This week, in cooperation with education advocacy groups across the state, the Kentucky Department of Education began the Kentucky Core Academic Standards Challenge. According to the Daily Independent, the challenge is a method for collecting feedback on the English/language arts and mathematics standards which were implemented in 2011. The standards are in place to establish what students in K-12 should know and perform at each grade level.
"We hear a lot about the standards, but rarely hear specifics on how they could be made better," Commissioner Terry Holliday said. "We are conducting the Kentucky Core Academic Standards Challenge to raise awareness of what the standards actually require students to learn and to solicit specific feedback in order to inform the Kentucky Department of Education's regular review process of the standards that are being taught in our classrooms."
The purpose is to allow P-12 teachers, higher education, parents, students, and other interested parties to "make recommendations on how to change a particular standard".
"The Kentucky Board of Education, Council on Post-secondary Education and Education Professional Standards Board have adopted these as Kentucky's standards and teachers have worked hard over the past five years implementing them," Holliday said. "We want to honor that work by reviewing the standards and tweaking them to make them stronger so that all Kentucky students will graduate with the knowledge and skills they need for college and career."
Those who are interested may go to the site, read the standards, and provide a response. The standards can be searched by subject, grade level, and key word. Participants may suggest:
â¢ Moving the standard to another grade level
â¢ Splitting the standard
â¢ Creating a new standard
â¢ Rewriting the standard as it currently exists
When the challenge is over, suggestions will be reviewed by a team of Kentucky educators from all levels of the standards' content areas. The results will be released, probably, in the fall of 2015.
Holliday stated that the standards are only the minimum of what students should learn, and they do not dictate how they are taught, or the curriculum and instructional materials used. Decisions like these are left to the district, school, and classroom teacher.
The Council on Post-secondary Education Executive Vice President and Chief Academic Officer Aaron Thompson said that incoming students are less and less in need of remediation and are more likely to stay in school and graduate. He thanks the legislature for passing Senate Bill 1 in 2009, making the way for more rigorous standards in all subject areas.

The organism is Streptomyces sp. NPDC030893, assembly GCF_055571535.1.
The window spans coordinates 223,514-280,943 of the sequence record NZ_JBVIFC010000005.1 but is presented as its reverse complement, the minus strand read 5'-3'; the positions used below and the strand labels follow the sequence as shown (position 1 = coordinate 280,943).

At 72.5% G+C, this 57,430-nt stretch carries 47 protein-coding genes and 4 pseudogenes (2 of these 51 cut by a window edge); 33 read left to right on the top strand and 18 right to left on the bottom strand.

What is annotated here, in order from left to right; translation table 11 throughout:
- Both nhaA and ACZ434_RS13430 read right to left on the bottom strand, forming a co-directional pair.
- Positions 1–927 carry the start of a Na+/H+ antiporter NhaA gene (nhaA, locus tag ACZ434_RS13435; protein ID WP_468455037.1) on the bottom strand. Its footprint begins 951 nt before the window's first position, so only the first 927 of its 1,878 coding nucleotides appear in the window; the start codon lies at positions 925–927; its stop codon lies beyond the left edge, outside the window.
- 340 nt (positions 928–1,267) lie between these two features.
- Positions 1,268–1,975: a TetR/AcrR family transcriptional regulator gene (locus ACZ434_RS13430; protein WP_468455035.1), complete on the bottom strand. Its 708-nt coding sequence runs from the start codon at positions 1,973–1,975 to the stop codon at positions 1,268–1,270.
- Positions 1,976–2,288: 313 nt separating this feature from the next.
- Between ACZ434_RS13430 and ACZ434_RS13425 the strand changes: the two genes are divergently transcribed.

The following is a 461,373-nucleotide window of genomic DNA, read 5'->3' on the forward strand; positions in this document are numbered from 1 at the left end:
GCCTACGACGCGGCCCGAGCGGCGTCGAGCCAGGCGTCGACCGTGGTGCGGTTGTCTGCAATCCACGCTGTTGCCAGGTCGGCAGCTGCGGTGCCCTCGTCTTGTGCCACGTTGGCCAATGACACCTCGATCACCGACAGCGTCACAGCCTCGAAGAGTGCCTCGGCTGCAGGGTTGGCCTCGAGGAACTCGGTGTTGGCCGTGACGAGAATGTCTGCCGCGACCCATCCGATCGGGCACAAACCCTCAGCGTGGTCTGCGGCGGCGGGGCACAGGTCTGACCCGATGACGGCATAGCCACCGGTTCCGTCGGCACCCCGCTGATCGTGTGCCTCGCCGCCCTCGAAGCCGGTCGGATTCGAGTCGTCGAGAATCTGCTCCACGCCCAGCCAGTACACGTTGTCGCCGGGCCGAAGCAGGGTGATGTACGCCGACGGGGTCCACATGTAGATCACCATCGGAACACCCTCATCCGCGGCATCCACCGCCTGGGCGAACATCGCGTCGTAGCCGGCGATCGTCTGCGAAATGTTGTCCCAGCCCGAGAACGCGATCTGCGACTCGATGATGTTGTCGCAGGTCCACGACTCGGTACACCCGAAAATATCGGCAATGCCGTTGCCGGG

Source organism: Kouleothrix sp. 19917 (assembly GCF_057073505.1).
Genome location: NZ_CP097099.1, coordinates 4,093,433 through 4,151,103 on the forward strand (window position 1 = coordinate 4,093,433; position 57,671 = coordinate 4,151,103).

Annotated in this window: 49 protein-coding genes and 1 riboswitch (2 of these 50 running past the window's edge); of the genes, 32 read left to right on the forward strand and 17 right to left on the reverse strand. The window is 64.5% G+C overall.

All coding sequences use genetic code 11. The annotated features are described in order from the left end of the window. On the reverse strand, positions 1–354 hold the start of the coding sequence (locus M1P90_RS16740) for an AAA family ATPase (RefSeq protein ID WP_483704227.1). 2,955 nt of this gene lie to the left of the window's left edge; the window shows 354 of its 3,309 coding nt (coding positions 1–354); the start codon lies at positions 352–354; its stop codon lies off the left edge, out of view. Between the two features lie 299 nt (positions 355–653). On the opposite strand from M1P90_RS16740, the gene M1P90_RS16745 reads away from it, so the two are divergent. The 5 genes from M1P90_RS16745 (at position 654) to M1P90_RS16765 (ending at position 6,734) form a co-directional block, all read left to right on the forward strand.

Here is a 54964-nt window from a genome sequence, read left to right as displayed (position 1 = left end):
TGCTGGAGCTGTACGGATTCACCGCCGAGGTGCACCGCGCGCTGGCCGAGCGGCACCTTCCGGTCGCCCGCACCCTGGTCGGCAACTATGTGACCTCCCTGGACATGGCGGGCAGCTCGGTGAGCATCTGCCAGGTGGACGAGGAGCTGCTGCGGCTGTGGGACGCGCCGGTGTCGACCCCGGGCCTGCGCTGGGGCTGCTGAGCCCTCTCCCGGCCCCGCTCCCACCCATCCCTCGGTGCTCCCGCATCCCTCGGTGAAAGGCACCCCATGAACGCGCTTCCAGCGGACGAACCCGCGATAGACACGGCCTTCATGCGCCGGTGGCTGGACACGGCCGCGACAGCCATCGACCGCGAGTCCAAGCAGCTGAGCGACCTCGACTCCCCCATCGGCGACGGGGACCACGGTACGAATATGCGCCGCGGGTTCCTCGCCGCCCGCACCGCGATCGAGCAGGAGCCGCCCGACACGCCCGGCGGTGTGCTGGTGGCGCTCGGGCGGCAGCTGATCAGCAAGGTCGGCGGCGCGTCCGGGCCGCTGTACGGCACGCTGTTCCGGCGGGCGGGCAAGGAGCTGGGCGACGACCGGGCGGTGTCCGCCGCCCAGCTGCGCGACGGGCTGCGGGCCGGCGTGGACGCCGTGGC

"Thanks to the foresight of our legislature, the dedication of our teachers and the support of our partners, Kentucky is no longer at the bottom of the education barrel," Commissioner Holliday said. "We appreciate them all recognizing the importance of doing what is right for Kentucky's children."
The survey has begun and and has been extended from the original March 31 deadline to April 30. Brad Hughes of KyForward, and the director of member support for the Kentucky School Boards Association says that the extended time will push the challenge beyond the April 15 closing date of the 2015 General Assembly. Holliday has expressed concern that the legislature might attempt to change the standards or Kentucky's assessment and accountability system. Now, any changes made by the Kentucky Board of Education (and the regulatory review by legislative committees) won't happen before summer or fall of next year. Holliday says the national political debate over the Common Core is another reason for the Kentucky Challenge.
Valarie Honeycutt Spears, in an article for Kentucky.com, quotes Holliday.
"Don't tell us it's a communist conspiracy to take over education by the federal government," Holliday said. "Tell us what's wrong with the standard and how to fix it, and what you would add or subtract."
The president of the Kentucky Association of School Superintendents, Anthony Strong, sees the challenge as an opportunity to support what educators and administrators have been doing in using the standards for several years..
"Our staff and those in the schools across the state have been working very hard on the standards. It's important for people to see the work we're doing and to realize it's not something that's been taken over by the federal government. It's work we're doing here in our state," Strong said.